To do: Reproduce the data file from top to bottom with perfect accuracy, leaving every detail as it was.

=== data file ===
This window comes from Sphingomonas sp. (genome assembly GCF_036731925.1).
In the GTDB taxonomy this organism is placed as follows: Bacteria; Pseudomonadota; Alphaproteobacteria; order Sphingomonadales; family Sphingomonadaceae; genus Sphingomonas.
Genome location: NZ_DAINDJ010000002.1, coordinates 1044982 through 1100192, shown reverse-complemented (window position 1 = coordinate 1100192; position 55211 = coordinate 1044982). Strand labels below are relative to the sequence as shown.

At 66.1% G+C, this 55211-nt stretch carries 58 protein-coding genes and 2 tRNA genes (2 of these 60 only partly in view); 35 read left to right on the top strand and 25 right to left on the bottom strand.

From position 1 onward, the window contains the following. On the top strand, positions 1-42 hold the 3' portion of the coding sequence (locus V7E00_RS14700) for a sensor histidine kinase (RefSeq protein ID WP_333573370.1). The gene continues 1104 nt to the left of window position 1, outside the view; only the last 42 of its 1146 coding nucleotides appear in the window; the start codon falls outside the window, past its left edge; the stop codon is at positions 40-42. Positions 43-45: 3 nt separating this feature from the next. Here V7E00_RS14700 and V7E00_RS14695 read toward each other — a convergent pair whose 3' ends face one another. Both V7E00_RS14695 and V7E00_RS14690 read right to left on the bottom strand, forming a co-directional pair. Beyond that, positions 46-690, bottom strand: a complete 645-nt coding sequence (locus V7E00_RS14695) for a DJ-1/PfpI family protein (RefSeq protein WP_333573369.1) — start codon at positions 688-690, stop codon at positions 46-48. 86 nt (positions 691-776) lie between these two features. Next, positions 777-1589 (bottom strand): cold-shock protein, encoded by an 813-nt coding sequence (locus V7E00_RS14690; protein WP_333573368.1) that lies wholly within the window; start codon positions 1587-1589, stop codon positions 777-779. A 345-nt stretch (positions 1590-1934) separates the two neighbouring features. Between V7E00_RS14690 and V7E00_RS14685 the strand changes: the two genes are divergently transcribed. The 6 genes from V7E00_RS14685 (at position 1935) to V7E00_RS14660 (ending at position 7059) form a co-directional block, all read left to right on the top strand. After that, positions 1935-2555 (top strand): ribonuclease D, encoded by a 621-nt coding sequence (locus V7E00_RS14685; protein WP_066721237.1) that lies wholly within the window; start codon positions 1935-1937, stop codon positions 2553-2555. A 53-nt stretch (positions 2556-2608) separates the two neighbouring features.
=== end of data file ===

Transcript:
This window comes from Sphingomonas sp. (genome assembly GCF_036731925.1).
In the GTDB taxonomy this organism is placed as follows: Bacteria; Pseudomonadota; Alphaproteobacteria; order Sphingomonadales; family Sphingomonadaceae; genus Sphingomonas.
Genome location: NZ_DAINDJ010000002.1, coordinates 1044982 through 1100192, shown reverse-complemented (window position 1 = coordinate 1100192; position 55211 = coordinate 1044982). Strand labels below are relative to the sequence as shown.

At 66.1% G+C, this 55211-nt stretch carries 58 protein-coding genes and 2 tRNA genes (2 of these 60 only partly in view); 35 read left to right on the top strand and 25 right to left on the bottom strand.

From position 1 onward, the window contains the following. On the top strand, positions 1-42 hold the 3' portion of the coding sequence (locus V7E00_RS14700) for a sensor histidine kinase (RefSeq protein ID WP_333573370.1). The gene continues 1104 nt to the left of window position 1, outside the view; only the last 42 of its 1146 coding nucleotides appear in the window; the start codon falls outside the window, past its left edge; the stop codon is at positions 40-42. Positions 43-45: 3 nt separating this feature from the next. Here V7E00_RS14700 and V7E00_RS14695 read toward each other — a convergent pair whose 3' ends face one another. Both V7E00_RS14695 and V7E00_RS14690 read right to left on the bottom strand, forming a co-directional pair. Beyond that, positions 46-690, bottom strand: a complete 645-nt coding sequence (locus V7E00_RS14695) for a DJ-1/PfpI family protein (RefSeq protein WP_333573369.1) — start codon at positions 688-690, stop codon at positions 46-48. 86 nt (positions 691-776) lie between these two features. Next, positions 777-1589 (bottom strand): cold-shock protein, encoded by an 813-nt coding sequence (locus V7E00_RS14690; protein WP_333573368.1) that lies wholly within the window; start codon positions 1587-1589, stop codon positions 777-779. A 345-nt stretch (positions 1590-1934) separates the two neighbouring features. Between V7E00_RS14690 and V7E00_RS14685 the strand changes: the two genes are divergently transcribed. The 6 genes from V7E00_RS14685 (at position 1935) to V7E00_RS14660 (ending at position 7059) form a co-directional block, all read left to right on the top strand. After that, positions 1935-2555 (top strand): ribonuclease D, encoded by a 621-nt coding sequence (locus V7E00_RS14685; protein WP_066721237.1) that lies wholly within the window; start codon positions 1935-1937, stop codon positions 2553-2555. A 53-nt stretch (positions 2556-2608) separates the two neighbouring features.